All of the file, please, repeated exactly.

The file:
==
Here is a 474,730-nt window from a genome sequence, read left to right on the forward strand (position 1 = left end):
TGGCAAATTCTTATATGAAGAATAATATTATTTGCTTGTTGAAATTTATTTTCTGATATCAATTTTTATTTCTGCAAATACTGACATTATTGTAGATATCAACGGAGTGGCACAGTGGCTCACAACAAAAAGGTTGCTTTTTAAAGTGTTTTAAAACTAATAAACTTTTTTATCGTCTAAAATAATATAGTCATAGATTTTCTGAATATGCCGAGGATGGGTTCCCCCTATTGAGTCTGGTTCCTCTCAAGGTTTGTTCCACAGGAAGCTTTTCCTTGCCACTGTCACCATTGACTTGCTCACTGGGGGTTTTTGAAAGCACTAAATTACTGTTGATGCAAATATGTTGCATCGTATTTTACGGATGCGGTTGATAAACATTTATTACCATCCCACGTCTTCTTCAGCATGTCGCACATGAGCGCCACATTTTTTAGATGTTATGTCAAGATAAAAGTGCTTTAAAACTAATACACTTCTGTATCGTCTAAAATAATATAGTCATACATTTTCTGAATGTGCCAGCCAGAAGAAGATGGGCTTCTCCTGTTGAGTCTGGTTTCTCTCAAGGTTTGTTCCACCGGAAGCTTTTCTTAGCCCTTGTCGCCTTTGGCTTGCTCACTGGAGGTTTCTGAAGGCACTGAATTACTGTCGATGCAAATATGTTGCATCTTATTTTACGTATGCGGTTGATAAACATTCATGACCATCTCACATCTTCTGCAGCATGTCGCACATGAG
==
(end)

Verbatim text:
Here is a 474,730-nt window from a genome sequence, read left to right on the forward strand (position 1 = left end):
TGGCAAATTCTTATATGAAGAATAATATTATTTGCTTGTTGAAATTTATTTTCTGATATCAATTTTTATTTCTGCAAATACTGACATTATTGTAGATATCAACGGAGTGGCACAGTGGCTCACAACAAAAAGGTTGCTTTTTAAAGTGTTTTAAAACTAATAAACTTTTTTATCGTCTAAAATAATATAGTCATAGATTTTCTGAATATGCCGAGGATGGGTTCCCCCTATTGAGTCTGGTTCCTCTCAAGGTTTGTTCCACAGGAAGCTTTTCCTTGCCACTGTCACCATTGACTTGCTCACTGGGGGTTTTTGAAAGCACTAAATTACTGTTGATGCAAATATGTTGCATCGTATTTTACGGATGCGGTTGATAAACATTTATTACCATCCCACGTCTTCTTCAGCATGTCGCACATGAGCGCCACATTTTTTAGATGTTATGTCAAGATAAAAGTGCTTTAAAACTAATACACTTCTGTATCGTCTAAAATAATATAGTCATACATTTTCTGAATGTGCCAGCCAGAAGAAGATGGGCTTCTCCTGTTGAGTCTGGTTTCTCTCAAGGTTTGTTCCACCGGAAGCTTTTCTTAGCCCTTGTCGCCTTTGGCTTGCTCACTGGAGGTTTCTGAAGGCACTGAATTACTGTCGATGCAAATATGTTGCATCTTATTTTACGTATGCGGTTGATAAACATTCATGACCATCTCACATCTTCTGCAGCATGTCGCACATGAG